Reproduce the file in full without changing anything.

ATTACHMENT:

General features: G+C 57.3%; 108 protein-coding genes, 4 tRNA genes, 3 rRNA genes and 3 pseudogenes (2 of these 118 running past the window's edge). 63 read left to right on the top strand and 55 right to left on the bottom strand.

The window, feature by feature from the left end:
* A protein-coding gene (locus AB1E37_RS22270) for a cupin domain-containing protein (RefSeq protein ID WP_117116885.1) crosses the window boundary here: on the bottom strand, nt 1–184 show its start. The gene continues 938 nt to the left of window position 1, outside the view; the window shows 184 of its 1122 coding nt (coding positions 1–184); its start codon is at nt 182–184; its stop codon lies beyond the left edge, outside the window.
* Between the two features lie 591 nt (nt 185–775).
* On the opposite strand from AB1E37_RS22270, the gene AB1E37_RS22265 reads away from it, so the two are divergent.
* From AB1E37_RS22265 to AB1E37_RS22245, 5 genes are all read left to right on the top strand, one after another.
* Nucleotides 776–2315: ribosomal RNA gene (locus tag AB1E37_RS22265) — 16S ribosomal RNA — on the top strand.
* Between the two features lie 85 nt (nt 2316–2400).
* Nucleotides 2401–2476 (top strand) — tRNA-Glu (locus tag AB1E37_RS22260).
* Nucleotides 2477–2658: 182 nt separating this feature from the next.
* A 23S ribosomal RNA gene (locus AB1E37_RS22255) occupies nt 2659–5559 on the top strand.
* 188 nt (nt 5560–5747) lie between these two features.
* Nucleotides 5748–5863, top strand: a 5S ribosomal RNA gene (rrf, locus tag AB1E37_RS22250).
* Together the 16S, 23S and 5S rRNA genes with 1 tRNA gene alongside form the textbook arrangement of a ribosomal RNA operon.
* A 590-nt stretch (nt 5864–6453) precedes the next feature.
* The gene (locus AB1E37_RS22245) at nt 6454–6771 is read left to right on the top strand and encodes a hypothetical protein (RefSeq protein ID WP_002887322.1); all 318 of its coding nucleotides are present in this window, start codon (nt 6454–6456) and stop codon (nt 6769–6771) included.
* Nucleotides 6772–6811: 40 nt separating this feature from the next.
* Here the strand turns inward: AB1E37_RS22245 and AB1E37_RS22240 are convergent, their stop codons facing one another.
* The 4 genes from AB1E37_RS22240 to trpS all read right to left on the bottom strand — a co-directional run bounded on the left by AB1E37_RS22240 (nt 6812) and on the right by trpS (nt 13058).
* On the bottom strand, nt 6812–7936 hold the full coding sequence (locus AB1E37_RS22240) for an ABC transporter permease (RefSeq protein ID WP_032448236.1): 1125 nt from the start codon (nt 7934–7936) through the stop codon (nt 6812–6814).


General features: G+C 57.3%; 108 protein-coding genes, 4 tRNA genes, 3 rRNA genes and 3 pseudogenes (2 of these 118 running past the window's edge). 63 read left to right on the top strand and 55 right to left on the bottom strand.

The window, feature by feature from the left end:
* A protein-coding gene (locus AB1E37_RS22270) for a cupin domain-containing protein (RefSeq protein ID WP_117116885.1) crosses the window boundary here: on the bottom strand, nt 1–184 show its start. The gene continues 938 nt to the left of window position 1, outside the view; the window shows 184 of its 1122 coding nt (coding positions 1–184); its start codon is at nt 182–184; its stop codon lies beyond the left edge, outside the window.
* Between the two features lie 591 nt (nt 185–775).
* On the opposite strand from AB1E37_RS22270, the gene AB1E37_RS22265 reads away from it, so the two are divergent.
* From AB1E37_RS22265 to AB1E37_RS22245, 5 genes are all read left to right on the top strand, one after another.
* Nucleotides 776–2315: ribosomal RNA gene (locus tag AB1E37_RS22265) — 16S ribosomal RNA — on the top strand.
* Between the two features lie 85 nt (nt 2316–2400).
* Nucleotides 2401–2476 (top strand) — tRNA-Glu (locus tag AB1E37_RS22260).
* Nucleotides 2477–2658: 182 nt separating this feature from the next.
* A 23S ribosomal RNA gene (locus AB1E37_RS22255) occupies nt 2659–5559 on the top strand.
* 188 nt (nt 5560–5747) lie between these two features.
* Nucleotides 5748–5863, top strand: a 5S ribosomal RNA gene (rrf, locus tag AB1E37_RS22250).
* Together the 16S, 23S and 5S rRNA genes with 1 tRNA gene alongside form the textbook arrangement of a ribosomal RNA operon.
* A 590-nt stretch (nt 5864–6453) precedes the next feature.
* The gene (locus AB1E37_RS22245) at nt 6454–6771 is read left to right on the top strand and encodes a hypothetical protein (RefSeq protein ID WP_002887322.1); all 318 of its coding nucleotides are present in this window, start codon (nt 6454–6456) and stop codon (nt 6769–6771) included.
* Nucleotides 6772–6811: 40 nt separating this feature from the next.
* Here the strand turns inward: AB1E37_RS22245 and AB1E37_RS22240 are convergent, their stop codons facing one another.
* The 4 genes from AB1E37_RS22240 to trpS all read right to left on the bottom strand — a co-directional run bounded on the left by AB1E37_RS22240 (nt 6812) and on the right by trpS (nt 13058).
* On the bottom strand, nt 6812–7936 hold the full coding sequence (locus AB1E37_RS22240) for an ABC transporter permease (RefSeq protein ID WP_032448236.1): 1125 nt from the start codon (nt 7934–7936) through the stop codon (nt 6812–6814).